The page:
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What’s going to happen to all those VW TDI diesels?

 The question of what to do with diesel Volkswagen vehicles that the automaker has purchased back has plagued the company from the early months of the TDI crisis, as it became clear regulators would force VW to buy back hundreds of thousands of vehicles.

VW is using a number of large sites around the country to store thousands of TDI vehicles that customers have sold back, but VW can’t store these cars forever.

The clock is ticking: VW has until June 30, 2019, to buy back or fix some 482,000 2.0-liter diesel vehicles; after that date, VW will once again face hefty fines totaling tens of millions for missed deadlines. Under the terms of the agreement with the U.S. government, VW has to remove at least 85 percent of the affected diesel models from the road, repair the other 15 percent, then either crush or repair the majority of diesels it bought back.VW has been cleared by the EPA to repair new, unsold vehicles that have been gathering dust on dealership lots since 2015, but the used TDIs will require different repairs based on the tech they need.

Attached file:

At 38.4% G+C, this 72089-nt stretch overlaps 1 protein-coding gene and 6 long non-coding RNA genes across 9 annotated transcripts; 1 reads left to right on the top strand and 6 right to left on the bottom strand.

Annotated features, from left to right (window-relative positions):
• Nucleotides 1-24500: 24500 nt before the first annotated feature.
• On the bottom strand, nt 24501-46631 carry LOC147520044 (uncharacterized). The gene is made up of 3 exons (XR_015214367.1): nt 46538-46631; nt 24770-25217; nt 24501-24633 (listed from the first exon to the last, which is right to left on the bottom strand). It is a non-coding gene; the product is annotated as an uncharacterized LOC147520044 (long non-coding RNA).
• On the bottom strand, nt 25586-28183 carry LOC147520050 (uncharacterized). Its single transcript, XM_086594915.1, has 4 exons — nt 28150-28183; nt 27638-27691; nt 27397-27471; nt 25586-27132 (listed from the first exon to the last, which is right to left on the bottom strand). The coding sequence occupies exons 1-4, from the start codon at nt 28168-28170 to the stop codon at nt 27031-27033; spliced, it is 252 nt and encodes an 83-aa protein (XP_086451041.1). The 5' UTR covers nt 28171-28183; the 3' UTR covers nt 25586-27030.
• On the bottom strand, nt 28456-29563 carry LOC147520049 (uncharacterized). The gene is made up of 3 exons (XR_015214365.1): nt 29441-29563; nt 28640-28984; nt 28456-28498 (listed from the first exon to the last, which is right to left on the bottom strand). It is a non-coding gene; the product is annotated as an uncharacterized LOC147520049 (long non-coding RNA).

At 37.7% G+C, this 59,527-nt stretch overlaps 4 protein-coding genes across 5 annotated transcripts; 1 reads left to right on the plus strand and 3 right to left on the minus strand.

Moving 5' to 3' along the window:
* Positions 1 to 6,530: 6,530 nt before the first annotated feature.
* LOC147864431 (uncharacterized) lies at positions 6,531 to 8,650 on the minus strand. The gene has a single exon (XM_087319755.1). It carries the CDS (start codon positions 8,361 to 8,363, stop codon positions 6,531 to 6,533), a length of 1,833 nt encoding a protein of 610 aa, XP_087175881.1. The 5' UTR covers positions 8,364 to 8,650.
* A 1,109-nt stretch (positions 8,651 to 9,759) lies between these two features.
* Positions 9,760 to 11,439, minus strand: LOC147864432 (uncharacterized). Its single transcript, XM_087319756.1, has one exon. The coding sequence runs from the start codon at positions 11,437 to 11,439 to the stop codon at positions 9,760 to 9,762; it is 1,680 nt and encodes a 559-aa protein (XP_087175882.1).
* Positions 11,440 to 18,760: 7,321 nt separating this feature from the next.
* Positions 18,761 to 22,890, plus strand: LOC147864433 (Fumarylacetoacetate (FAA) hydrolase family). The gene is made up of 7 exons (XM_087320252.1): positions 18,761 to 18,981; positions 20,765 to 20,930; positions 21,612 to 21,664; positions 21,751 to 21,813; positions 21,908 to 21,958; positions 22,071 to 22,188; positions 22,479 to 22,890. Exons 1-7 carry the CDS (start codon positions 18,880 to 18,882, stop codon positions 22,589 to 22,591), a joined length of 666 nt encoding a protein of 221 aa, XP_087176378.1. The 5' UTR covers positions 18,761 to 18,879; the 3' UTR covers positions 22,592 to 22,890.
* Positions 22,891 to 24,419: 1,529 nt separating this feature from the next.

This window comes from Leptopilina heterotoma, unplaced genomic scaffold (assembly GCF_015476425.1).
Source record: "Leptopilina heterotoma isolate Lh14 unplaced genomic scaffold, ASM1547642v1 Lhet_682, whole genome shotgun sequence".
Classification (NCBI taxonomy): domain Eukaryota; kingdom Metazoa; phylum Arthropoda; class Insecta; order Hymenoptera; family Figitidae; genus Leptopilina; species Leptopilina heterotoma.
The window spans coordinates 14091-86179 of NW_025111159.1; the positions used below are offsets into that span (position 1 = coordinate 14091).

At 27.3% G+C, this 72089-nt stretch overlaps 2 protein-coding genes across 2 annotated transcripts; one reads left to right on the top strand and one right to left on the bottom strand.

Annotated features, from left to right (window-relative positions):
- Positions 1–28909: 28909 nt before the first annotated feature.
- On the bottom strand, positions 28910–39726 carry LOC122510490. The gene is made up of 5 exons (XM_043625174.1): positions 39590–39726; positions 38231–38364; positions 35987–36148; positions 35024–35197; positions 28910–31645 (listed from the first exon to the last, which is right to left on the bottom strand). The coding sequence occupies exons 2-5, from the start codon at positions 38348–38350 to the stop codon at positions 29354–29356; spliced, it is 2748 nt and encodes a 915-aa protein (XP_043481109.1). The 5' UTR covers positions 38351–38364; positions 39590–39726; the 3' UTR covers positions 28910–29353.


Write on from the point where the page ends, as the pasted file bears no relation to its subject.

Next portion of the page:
Volkswagen will be selling diesels again in the U.S., but don’t expect to find any 2017s. Bloomberg reports VW has just been cleared to sell 2015-model-year TDIs, including the Golf, Jetta, …

Bloomberg reports VW will only have to apply a software fix and install a new after-treatment system and particulate filter for all 2015 model year cars, making them the easiest to fix. But 325,000 older diesels from the 2009-14 model years will require a different and more costly fix, one not likely to make economic sense for a sizable percentage of these older diesels. Early cars with high mileage won’t be worth fixing, so VW might have no choice but to scrap them.

Audi parent company Volkswagen has filed a complaint with the Munich court over police searches of its law firm Jones Day earlier this month, Reuters reports.The focus on Jones Day is believed to be …

As more time passes, the older cars continue to lose value. Even if a fix is developed soon, it’s a safe bet that tens of thousands of diesel cars will meet the crusher.